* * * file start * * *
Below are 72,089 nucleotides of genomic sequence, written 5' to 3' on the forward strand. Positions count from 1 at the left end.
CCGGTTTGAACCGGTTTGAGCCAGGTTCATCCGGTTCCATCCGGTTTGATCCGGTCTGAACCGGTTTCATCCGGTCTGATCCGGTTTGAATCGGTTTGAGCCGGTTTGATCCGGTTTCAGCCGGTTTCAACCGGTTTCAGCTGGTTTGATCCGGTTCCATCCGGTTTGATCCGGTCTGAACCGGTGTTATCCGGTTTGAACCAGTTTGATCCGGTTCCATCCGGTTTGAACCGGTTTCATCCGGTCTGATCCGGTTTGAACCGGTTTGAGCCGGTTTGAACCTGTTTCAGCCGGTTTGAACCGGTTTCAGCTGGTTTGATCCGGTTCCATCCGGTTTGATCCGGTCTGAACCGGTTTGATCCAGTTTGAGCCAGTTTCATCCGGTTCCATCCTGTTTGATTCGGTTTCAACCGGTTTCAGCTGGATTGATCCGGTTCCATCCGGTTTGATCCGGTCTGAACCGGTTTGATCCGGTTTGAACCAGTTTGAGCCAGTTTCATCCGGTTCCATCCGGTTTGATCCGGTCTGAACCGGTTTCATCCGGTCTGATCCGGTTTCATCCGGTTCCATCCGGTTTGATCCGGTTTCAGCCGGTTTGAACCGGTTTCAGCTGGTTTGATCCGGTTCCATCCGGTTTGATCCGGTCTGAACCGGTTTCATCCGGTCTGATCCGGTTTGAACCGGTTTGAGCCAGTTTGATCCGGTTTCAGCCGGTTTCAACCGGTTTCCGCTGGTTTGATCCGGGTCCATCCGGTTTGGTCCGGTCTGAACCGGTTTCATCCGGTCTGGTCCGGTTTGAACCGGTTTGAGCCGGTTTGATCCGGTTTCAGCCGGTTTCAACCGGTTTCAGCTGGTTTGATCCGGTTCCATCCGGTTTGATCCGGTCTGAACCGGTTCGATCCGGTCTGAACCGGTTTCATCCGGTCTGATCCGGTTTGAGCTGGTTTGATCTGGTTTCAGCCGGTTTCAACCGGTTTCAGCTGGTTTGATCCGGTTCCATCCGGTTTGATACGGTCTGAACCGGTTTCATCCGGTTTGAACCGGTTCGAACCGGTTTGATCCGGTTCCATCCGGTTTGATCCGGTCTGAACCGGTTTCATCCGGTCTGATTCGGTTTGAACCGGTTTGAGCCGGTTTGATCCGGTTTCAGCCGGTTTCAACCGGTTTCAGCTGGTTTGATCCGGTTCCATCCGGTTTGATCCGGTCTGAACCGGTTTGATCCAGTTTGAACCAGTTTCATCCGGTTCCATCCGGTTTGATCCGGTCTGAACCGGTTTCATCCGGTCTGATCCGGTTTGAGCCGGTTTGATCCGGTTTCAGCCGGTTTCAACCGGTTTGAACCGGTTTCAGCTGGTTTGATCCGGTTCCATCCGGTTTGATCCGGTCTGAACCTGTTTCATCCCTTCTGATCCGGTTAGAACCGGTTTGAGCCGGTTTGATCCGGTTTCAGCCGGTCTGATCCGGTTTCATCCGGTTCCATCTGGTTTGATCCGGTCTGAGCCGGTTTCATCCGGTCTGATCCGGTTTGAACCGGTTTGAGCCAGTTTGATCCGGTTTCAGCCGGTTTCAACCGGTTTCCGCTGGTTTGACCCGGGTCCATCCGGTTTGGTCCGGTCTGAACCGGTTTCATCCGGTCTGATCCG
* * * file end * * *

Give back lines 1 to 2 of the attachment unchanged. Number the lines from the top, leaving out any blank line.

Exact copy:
Below are 72,089 nucleotides of genomic sequence, written 5' to 3' on the forward strand. Positions count from 1 at the left end.
CCGGTTTGAACCGGTTTGAGCCAGGTTCATCCGGTTCCATCCGGTTTGATCCGGTCTGAACCGGTTTCATCCGGTCTGATCCGGTTTGAATCGGTTTGAGCCGGTTTGATCCGGTTTCAGCCGGTTTCAACCGGTTTCAGCTGGTTTGATCCGGTTCCATCCGGTTTGATCCGGTCTGAACCGGTGTTATCCGGTTTGAACCAGTTTGATCCGGTTCCATCCGGTTTGAACCGGTTTCATCCGGTCTGATCCGGTTTGAACCGGTTTGAGCCGGTTTGAACCTGTTTCAGCCGGTTTGAACCGGTTTCAGCTGGTTTGATCCGGTTCCATCCGGTTTGATCCGGTCTGAACCGGTTTGATCCAGTTTGAGCCAGTTTCATCCGGTTCCATCCTGTTTGATTCGGTTTCAACCGGTTTCAGCTGGATTGATCCGGTTCCATCCGGTTTGATCCGGTCTGAACCGGTTTGATCCGGTTTGAACCAGTTTGAGCCAGTTTCATCCGGTTCCATCCGGTTTGATCCGGTCTGAACCGGTTTCATCCGGTCTGATCCGGTTTCATCCGGTTCCATCCGGTTTGATCCGGTTTCAGCCGGTTTGAACCGGTTTCAGCTGGTTTGATCCGGTTCCATCCGGTTTGATCCGGTCTGAACCGGTTTCATCCGGTCTGATCCGGTTTGAACCGGTTTGAGCCAGTTTGATCCGGTTTCAGCCGGTTTCAACCGGTTTCCGCTGGTTTGATCCGGGTCCATCCGGTTTGGTCCGGTCTGAACCGGTTTCATCCGGTCTGGTCCGGTTTGAACCGGTTTGAGCCGGTTTGATCCGGTTTCAGCCGGTTTCAACCGGTTTCAGCTGGTTTGATCCGGTTCCATCCGGTTTGATCCGGTCTGAACCGGTTCGATCCGGTCTGAACCGGTTTCATCCGGTCTGATCCGGTTTGAGCTGGTTTGATCTGGTTTCAGCCGGTTTCAACCGGTTTCAGCTGGTTTGATCCGGTTCCATCCGGTTTGATACGGTCTGAACCGGTTTCATCCGGTTTGAACCGGTTCGAACCGGTTTGATCCGGTTCCATCCGGTTTGATCCGGTCTGAACCGGTTTCATCCGGTCTGATTCGGTTTGAACCGGTTTGAGCCGGTTTGATCCGGTTTCAGCCGGTTTCAACCGGTTTCAGCTGGTTTGATCCGGTTCCATCCGGTTTGATCCGGTCTGAACCGGTTTGATCCAGTTTGAACCAGTTTCATCCGGTTCCATCCGGTTTGATCCGGTCTGAACCGGTTTCATCCGGTCTGATCCGGTTTGAGCCGGTTTGATCCGGTTTCAGCCGGTTTCAACCGGTTTGAACCGGTTTCAGCTGGTTTGATCCGGTTCCATCCGGTTTGATCCGGTCTGAACCTGTTTCATCCCTTCTGATCCGGTTAGAACCGGTTTGAGCCGGTTTGATCCGGTTTCAGCCGGTCTGATCCGGTTTCATCCGGTTCCATCTGGTTTGATCCGGTCTGAGCCGGTTTCATCCGGTCTGATCCGGTTTGAACCGGTTTGAGCCAGTTTGATCCGGTTTCAGCCGGTTTCAACCGGTTTCCGCTGGTTTGACCCGGGTCCATCCGGTTTGGTCCGGTCTGAACCGGTTTCATCCGGTCTGATCCG